Senate Committee Passes Pro-Choice Measures in Appropriations Bill


The Senate Appropriations Committee passed measures on Thursday that would repeal two decades-old policies restricting abortion care abroad. One would lift a total ban on abortion coverage for Peace Corps volunteers, and another would permanently repeal the so-called Global Gag Rule that prevents foreign organizations receiving U.S. aid from either funding or advocating for abortion care.

Although Peace Corps volunteers make only about $300 a month, less than the cost of a typical abortion, since 1979 they have been the only people with federal health insurance who cannot receive any funding for abortion care, even in cases of rape, incest, or life endangerment. Most federal abortion coverage bans allow exceptions in those three limited circumstances. A recent report details the harm this policy has caused volunteers, and 97 percent of those volunteers surveyed think the policy should be changed.

“This is a welcome and long overdue step toward fair and equal treatment of women who volunteer for their country in the Peace Corps,” said Debra L. Ness, president of the National Partnership for Women and Families, in a statement about the committee’s action to repeal the restriction. “It would finally give Peace Corps volunteers the same abortion coverage as other women who get their health insurance through the federal government. It’s about time.”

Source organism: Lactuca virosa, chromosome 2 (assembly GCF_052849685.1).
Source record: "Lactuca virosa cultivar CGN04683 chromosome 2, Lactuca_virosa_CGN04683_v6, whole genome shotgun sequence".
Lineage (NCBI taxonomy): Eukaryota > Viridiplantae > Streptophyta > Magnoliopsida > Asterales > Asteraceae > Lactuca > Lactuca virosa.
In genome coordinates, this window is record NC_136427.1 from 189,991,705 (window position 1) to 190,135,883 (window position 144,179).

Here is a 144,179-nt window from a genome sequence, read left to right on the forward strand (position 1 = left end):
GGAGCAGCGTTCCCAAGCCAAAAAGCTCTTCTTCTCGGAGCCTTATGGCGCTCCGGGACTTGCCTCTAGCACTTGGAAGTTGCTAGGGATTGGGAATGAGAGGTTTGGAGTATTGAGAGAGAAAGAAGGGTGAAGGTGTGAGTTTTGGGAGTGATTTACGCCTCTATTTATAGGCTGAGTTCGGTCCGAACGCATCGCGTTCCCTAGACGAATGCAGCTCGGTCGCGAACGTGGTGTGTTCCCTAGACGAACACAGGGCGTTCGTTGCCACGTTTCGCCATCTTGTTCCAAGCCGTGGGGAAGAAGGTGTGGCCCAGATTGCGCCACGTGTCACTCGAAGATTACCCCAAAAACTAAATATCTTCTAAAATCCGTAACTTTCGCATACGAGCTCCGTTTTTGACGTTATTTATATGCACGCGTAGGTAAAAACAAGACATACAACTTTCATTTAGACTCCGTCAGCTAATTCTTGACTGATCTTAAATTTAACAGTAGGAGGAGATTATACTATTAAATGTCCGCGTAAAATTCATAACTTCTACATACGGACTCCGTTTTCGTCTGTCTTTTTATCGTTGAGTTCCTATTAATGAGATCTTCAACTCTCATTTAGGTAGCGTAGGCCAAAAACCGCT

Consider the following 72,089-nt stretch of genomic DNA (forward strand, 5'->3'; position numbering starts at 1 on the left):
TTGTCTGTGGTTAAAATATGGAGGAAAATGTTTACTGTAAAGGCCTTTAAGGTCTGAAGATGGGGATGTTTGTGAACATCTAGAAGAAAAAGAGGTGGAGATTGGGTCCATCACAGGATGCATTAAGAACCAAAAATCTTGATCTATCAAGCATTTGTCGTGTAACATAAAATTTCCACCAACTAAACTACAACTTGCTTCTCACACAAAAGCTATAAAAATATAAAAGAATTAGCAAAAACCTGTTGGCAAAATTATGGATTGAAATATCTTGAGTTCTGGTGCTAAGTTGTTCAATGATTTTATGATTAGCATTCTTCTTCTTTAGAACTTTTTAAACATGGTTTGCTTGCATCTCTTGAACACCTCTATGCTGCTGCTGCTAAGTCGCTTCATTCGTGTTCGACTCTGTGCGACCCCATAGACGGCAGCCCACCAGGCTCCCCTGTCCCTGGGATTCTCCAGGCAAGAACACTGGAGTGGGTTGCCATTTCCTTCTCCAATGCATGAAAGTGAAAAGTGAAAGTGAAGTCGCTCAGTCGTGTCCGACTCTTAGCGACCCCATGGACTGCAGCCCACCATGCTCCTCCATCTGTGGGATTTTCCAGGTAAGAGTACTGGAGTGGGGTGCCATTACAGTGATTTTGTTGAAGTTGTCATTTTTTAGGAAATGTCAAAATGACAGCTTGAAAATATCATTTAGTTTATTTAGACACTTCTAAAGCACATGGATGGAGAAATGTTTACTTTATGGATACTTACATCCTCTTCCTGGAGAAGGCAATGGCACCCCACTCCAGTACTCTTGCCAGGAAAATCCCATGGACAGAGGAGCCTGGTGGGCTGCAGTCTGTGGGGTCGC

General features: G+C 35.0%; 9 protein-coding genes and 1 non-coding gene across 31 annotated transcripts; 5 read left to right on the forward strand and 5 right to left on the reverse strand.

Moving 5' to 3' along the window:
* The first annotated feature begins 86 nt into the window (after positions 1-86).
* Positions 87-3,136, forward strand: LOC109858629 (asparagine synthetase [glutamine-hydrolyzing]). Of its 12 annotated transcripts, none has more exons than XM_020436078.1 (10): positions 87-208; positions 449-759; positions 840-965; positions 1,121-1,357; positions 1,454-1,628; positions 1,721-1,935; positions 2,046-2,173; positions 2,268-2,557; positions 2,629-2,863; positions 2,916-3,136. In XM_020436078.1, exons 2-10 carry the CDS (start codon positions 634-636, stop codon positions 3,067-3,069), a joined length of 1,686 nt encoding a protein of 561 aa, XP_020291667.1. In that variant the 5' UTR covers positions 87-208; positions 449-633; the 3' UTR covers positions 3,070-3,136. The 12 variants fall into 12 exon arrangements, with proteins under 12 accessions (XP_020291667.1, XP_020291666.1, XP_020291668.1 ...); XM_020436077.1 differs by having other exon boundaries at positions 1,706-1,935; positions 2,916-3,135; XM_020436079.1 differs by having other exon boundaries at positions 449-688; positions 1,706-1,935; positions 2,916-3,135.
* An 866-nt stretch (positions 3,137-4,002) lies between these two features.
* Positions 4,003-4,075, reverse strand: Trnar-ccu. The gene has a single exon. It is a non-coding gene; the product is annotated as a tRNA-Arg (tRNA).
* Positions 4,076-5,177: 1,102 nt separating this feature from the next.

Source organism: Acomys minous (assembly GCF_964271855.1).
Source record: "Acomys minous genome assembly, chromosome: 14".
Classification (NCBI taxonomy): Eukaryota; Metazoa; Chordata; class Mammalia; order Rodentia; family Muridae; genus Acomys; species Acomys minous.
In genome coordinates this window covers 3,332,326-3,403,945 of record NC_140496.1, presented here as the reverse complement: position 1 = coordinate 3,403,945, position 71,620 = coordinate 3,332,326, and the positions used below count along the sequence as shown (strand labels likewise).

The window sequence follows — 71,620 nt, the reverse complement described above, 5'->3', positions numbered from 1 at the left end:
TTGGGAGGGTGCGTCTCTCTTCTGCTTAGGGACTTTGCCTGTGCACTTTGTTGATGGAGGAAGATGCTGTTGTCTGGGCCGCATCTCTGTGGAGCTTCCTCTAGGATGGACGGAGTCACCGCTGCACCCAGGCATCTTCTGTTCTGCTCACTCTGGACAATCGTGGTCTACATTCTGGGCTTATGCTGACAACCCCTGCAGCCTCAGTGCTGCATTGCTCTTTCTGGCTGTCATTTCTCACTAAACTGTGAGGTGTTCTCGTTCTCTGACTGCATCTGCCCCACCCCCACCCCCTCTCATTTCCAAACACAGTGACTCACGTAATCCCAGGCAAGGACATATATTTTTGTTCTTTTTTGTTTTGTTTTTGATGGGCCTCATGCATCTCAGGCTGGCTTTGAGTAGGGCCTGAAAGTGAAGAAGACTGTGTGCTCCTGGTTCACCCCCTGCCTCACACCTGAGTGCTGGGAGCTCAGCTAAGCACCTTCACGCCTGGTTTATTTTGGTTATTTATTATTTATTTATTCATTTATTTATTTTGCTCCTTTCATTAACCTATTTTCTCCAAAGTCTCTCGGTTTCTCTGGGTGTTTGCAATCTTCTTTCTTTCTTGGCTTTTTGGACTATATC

For 30 years, since 1984 when it was first imposed by the Reagan administration, the Global Gag Rule has been alternately rescinded under Democratic administrations and reinstated in Republican administrations. Advocates say that it fails to reduce the number of abortions overseas, defunds some of the best foreign family planning providers, harming women’s health, and prevents foreign agencies from using even their own money for abortion counseling or services.

The amendment to legislatively prevent the reimposition of the Global Gag Rule, sponsored by Sen. Jeanne Shaheen (D-NH), “could mean ending the global gag rule once and for all, 30 years after its inception,” said Cecile Richards, president of Planned Parenthood Federation of America, in a statement. “Imagine that: no more service interruptions, health center closures, or playing political football with women’s health and lives.”

The Senate’s version of the State and Foreign Operations appropriations bill will have to be reconciled with the House’s version. The two chambers have introduced competing amendments to either reinstate or repeal the gag rule over the last several years.

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